“Just for the record, one night with me and you’d remember it for the rest of your life. ”

“I’m sure I would. But, out of curiosity: how…exactly?”

“You’re a smart man. How do you think I landed such a rich husband?”

“I never really thought about it. You mean….”

“That’s right. I’m just that good.”

“Big Bang Theory”

Since today’s blog is about relationship advice, I will begin by saying that I am not a good source for relationship advice, unless you’d like to know more about the phenomenon known as feeling sad because you’re consistently being rejected by people you thought liked you. I am so good at this phenomenon, apparently, that my analytics tell me when people Google “You’re attractive, but you’re not my type”, they end up on this page.

I kid you not. Yesterday, I broke up with Domino’s. Today, I am now even being rejected by Google.

WTF, Google? This is how you let me know you don’t like me as much as I thought you did?

Anyhow, I’m blogging about love and relationships again today, because I came across one of those annoying articles on Yahoo! that people are so fond of posting, and women are largely fond of reading to remind themselves how they’re “working on their self-esteem” when truly, they’re looking for reassurance that “If I look hard enough, there’s a person out there like this that meets some of these criteria and will totally like me.”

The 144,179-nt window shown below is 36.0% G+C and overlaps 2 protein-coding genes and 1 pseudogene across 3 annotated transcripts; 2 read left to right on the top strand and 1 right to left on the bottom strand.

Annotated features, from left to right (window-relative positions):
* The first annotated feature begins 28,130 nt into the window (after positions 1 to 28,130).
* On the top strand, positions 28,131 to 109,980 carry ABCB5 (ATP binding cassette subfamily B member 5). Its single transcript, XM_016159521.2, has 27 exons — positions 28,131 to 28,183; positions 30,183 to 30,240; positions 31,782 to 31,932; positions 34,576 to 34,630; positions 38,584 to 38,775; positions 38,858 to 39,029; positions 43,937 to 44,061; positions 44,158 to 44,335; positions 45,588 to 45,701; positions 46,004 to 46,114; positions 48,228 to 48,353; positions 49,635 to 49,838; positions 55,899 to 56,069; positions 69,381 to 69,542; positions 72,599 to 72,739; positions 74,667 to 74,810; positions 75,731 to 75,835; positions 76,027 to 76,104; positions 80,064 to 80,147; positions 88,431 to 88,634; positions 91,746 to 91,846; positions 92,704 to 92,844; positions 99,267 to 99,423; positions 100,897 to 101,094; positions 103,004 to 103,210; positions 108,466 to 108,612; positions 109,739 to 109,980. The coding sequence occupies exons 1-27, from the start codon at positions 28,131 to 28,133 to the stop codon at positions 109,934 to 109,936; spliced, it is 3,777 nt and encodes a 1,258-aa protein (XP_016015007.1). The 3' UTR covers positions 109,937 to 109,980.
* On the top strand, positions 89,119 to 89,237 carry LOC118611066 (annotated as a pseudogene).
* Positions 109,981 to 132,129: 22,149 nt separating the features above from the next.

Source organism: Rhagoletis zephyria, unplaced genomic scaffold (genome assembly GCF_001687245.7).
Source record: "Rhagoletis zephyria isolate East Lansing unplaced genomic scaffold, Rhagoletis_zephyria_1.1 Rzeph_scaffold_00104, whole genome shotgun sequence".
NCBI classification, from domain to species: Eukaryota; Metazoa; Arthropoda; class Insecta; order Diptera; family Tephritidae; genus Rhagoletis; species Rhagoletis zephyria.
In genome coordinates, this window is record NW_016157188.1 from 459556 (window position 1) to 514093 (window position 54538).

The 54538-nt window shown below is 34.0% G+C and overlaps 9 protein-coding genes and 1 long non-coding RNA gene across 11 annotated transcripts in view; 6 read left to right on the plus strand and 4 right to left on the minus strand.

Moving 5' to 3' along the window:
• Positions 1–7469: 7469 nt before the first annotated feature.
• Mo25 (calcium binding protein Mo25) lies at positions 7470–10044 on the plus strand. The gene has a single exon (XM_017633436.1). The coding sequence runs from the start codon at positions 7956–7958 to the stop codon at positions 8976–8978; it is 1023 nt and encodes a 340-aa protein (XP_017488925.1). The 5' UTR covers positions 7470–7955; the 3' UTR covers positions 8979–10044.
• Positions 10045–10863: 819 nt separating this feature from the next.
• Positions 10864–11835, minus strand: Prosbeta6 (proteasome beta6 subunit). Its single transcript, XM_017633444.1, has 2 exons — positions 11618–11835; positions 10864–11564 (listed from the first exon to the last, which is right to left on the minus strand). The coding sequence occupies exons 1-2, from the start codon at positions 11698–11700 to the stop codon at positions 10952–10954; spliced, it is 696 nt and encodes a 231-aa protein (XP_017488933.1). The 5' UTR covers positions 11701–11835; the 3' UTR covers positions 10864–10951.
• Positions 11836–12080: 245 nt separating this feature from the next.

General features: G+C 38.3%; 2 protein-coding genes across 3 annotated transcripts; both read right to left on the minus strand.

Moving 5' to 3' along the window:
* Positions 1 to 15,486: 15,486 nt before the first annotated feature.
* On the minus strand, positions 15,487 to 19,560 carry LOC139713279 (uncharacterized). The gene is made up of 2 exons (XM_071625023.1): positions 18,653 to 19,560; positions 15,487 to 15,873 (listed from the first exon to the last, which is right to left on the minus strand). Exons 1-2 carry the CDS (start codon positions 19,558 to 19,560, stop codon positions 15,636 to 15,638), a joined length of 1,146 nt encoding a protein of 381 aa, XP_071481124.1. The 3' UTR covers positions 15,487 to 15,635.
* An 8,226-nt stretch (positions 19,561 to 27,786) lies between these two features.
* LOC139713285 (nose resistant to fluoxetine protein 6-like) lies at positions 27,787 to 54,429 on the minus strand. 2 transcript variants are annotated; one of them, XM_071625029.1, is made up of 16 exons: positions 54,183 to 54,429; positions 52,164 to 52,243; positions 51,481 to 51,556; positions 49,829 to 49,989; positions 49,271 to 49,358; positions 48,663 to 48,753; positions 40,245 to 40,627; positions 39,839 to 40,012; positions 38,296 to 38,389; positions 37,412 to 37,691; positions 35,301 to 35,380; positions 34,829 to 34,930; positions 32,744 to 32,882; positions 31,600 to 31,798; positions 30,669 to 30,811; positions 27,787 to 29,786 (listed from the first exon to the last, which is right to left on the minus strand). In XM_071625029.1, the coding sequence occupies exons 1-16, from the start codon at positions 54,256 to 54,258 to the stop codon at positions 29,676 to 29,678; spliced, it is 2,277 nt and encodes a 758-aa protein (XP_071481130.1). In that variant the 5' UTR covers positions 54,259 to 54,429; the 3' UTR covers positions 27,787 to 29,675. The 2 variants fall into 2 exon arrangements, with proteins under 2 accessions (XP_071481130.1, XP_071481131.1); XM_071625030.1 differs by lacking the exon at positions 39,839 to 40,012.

Articles like this annoy the crap out of me, and I don’t know why, except there’s something formulaic and unrealistic about all of them. So, I’ve taken the liberty of rewriting the article to reflect my particular view on the “11 Things Every Woman (if you’re really a girl, you’re 16, and don’t need to be reading this article..it doesn’t apply to you.) Should Hold Out For.”

The first flaw in all these articles is that they’re written to a specific demographic, namely straight, monogamous, marriage-oriented women. No matter what your orientation or view on relationships, most women (and men, for that matter) want the same thing on a fundamental level: to be loved in the way they *should* be loving themselves (but probably aren’t.) So, I am replacing the typical “guy” with the more generic “person”. If you’re looking for more than one partner, the same criteria likely apply, and if you’re happily against the institution of marriage, never fear—”holding out” doesn’t mean waiting for the right person to marry. “Holding out”, in my definition, simply means not settling for someone who doesn’t bring the right things to the table because you’d prefer not to be alone. And, for all my poly readers, this applies to you, too: adding a secondary partner who is fundamentally incompatible with what you need from a relationship just out of novelty is demeaning to everyone involved. “Holding out” simply means knowing what you want, what you’re worth, and having a somewhat realistic view on human relationships untainted by chick flicks and advice columns. (hehehehehe…the irony!)